Monarch Butterfly Migration


Thanks to the nice weather, I worked out in the yard for a good bit last weekend. As I worked, I saw and heard our normal back yard wildlife — feisty squirrels, black-capped chickadees, house finches, Northern flickers, dragonflies and big yellow swallow-tail butterflies. Then I saw something unusual — an orange butterfly. I assumed it was a Viceroy, because it flew right past the big patches of milkweed we’ve let grow for the Monarchs that might wander through our yard (Bees and Butterflies).

Then I saw another. And another. None of them were landing anywhere in the yard, but I decided to try to photograph them anyway. Maybe one would alight just long enough for me to snap a shot.

As I watched them more closely,  I began to have a niggling feeling that maybe I should check my butterfly identification books. In the meantime, I took a few photos.

Monarchs are orange with black stripes. They differ from very similar Viceroys in that Viceroys have a stripe along their lower wing. Otherwise, they are almost identical. So the photo on the left, taken in our back yard, is a Monarch! I’m glad it stopped by.

Starting in March, Monarchs migrate from Mexico and Southern California to Canada every year, reaching their northern limits in late June. We get our first Monarchs about the same time.

monarch on milkweed (9)-1

Monarch feeding on milkweed in our backyard.

There are lots of astonishing facts about Monarch and Viceroy butterflies. One fact about the Monarchs is that, although they migrate long distances every summer, no one butterfly goes the whole distance. Instead, the overwintering generation heads north in early spring. They mate, lay their eggs and die somewhere along the way. The next generation of monarchs hatch and head north. They mate, lay their eggs and die somewhere along the way. It takes at least four generations to get to the northern-most point in the Monarch migration! The fourth generation then makes the return trip south, and overwinters in the same trees its ancestors did last year. As with other butterfly species (Painted Ladies migrate across North America!), nobody knows how they do it.

You can watch Monarchs as they travel at this website: Lerner Monarch Butterfly Migration Map Spring 2018. They even have a site where you can report your observations! What to Report

 

 

About Amy Law

Amy Law is a science geek. She feels about science the way some people feel about music, or art, or sports – a total and complete emotional connection. She thinks in science. For Amy, there’s nothing better than helping people see the beauty of science as she does. She loves to untangle a complicated subject into its parts, explaining it so that anybody can understand what’s happening. Let her show you her world...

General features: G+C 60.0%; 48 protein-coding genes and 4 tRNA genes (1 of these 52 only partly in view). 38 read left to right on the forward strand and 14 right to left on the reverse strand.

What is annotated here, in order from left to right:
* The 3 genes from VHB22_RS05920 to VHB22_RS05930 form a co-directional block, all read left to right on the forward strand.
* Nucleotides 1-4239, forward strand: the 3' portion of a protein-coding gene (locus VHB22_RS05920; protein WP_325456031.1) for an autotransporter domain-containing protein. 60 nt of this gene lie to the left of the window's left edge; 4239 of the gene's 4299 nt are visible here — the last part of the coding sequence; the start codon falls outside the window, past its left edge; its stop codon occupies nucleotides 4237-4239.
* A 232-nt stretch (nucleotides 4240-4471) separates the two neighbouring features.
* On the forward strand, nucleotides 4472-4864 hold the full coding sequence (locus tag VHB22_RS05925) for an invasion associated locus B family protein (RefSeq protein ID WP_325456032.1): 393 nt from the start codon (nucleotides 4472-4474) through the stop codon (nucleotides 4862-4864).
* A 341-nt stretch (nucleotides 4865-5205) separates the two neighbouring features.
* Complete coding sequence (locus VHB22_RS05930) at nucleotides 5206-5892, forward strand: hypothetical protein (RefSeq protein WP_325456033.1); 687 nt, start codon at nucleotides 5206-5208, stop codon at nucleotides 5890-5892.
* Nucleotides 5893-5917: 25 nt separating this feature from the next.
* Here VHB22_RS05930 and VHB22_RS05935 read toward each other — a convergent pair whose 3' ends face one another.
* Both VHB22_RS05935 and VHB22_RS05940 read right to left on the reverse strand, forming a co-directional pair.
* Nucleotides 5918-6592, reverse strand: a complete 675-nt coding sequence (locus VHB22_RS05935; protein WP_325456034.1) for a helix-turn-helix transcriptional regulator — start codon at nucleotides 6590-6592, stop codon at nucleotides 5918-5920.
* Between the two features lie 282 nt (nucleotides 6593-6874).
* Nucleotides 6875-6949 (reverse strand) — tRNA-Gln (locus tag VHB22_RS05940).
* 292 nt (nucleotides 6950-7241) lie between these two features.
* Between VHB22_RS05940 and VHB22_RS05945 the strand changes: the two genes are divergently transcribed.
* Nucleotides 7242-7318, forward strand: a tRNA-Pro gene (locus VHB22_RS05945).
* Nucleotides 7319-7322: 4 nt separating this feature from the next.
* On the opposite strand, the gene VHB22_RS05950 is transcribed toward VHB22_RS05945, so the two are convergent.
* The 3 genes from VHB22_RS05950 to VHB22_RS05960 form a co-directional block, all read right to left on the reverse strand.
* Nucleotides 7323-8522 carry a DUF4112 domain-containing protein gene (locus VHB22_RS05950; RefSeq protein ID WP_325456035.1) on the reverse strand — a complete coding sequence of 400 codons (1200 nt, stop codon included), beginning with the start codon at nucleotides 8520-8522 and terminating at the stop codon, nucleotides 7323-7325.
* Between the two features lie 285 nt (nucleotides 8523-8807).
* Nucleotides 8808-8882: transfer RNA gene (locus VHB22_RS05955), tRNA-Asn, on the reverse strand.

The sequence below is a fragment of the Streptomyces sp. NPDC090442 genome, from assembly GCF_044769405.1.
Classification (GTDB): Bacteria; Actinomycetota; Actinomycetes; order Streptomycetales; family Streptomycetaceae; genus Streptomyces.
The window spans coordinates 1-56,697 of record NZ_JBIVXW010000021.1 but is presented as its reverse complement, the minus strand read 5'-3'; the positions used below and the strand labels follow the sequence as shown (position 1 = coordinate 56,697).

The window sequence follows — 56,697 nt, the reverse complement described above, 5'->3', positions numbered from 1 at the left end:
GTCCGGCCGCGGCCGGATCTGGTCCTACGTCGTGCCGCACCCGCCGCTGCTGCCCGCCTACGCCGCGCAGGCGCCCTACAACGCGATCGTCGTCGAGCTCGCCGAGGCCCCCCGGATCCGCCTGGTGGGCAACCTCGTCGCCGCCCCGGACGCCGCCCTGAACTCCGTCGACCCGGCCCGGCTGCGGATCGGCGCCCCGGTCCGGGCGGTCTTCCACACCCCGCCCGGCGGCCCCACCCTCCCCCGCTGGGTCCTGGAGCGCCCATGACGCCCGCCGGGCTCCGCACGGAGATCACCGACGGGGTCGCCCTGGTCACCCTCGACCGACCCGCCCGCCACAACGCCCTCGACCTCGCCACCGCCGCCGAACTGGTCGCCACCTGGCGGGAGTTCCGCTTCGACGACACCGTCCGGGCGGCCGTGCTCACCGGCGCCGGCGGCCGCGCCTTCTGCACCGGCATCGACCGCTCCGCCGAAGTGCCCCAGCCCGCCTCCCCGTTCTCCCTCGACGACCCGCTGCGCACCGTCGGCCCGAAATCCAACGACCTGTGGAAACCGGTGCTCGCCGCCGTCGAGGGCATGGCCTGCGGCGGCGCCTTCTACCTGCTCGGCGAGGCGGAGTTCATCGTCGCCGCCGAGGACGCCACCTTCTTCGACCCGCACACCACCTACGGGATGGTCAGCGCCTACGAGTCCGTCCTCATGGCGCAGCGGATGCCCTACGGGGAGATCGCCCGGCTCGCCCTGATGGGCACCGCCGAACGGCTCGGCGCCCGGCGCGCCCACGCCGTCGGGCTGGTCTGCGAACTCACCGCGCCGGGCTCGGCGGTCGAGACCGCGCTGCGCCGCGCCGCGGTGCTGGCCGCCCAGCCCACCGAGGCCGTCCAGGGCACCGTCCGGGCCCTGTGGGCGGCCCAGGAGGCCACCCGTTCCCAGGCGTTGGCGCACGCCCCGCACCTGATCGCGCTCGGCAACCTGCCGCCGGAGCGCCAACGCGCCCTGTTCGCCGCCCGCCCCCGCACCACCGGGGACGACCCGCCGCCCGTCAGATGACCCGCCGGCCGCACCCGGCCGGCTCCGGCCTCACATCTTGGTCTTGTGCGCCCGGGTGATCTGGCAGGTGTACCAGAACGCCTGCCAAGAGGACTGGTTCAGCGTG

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5 Responses to Monarch Butterfly Migration

  1. Such gorgeous butterflies! And what a capture! I’ve been seeing a few Swallow Tails and Painted Ladies but no monarchs yet. Your post is a good reminder to keep my eyes open.
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    Happy 4th of July
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  2. Pat Law says:

    Excellent information and stunning photos!

  3. Pingback: Swallowtail Butterflies | Colorado In Depth and At Altitude

  4. Pamala Walls says:

    I live in Bayfield CO at 8000 ft. Will Monarchs come visit at this elevation? I’d create a happy place for them if they would. Much research & no results. I’d be so grateful for your advice. Still planning a butterfly garden but need to know what my hopes should be. Thx so much of your site. It is lovely & I am happy to read about your butterfly experience.

    • Pamala —

      Sorry it has taken me so long to get back to you, but I was trying to find a firm answer to your question. Alas, no luck.
      What I have found is that Monarchs overwinter at 8000 in central Mexico, in the famous oyamel fir forests. And, according to the Xerces Society (https://xerces.org/california-monarch-campaign/), the eastern and western populations in the United States seem to mingle, which suggests that they will get up to your elevation. So I think it’s possible that they would visit your butterfly garden.
      The big thing you can do is to let some milkweed get established, so they have a reason to visit. This is a little problematic, because the milkweed just about took over our pollinator garden this summer, but you can control it by just pulling it up.
      My other piece of advice is to be patient. If Monarchs aren’t in your area already, they will have to stumble upon your butterfly happy place, and that may take some time.
      I’m so glad you like my blog! It’s a lot of fun to write, and even more fun to get the photos to go with it.
      Good luck, and let me know if you get some Monarchs.
      Amy

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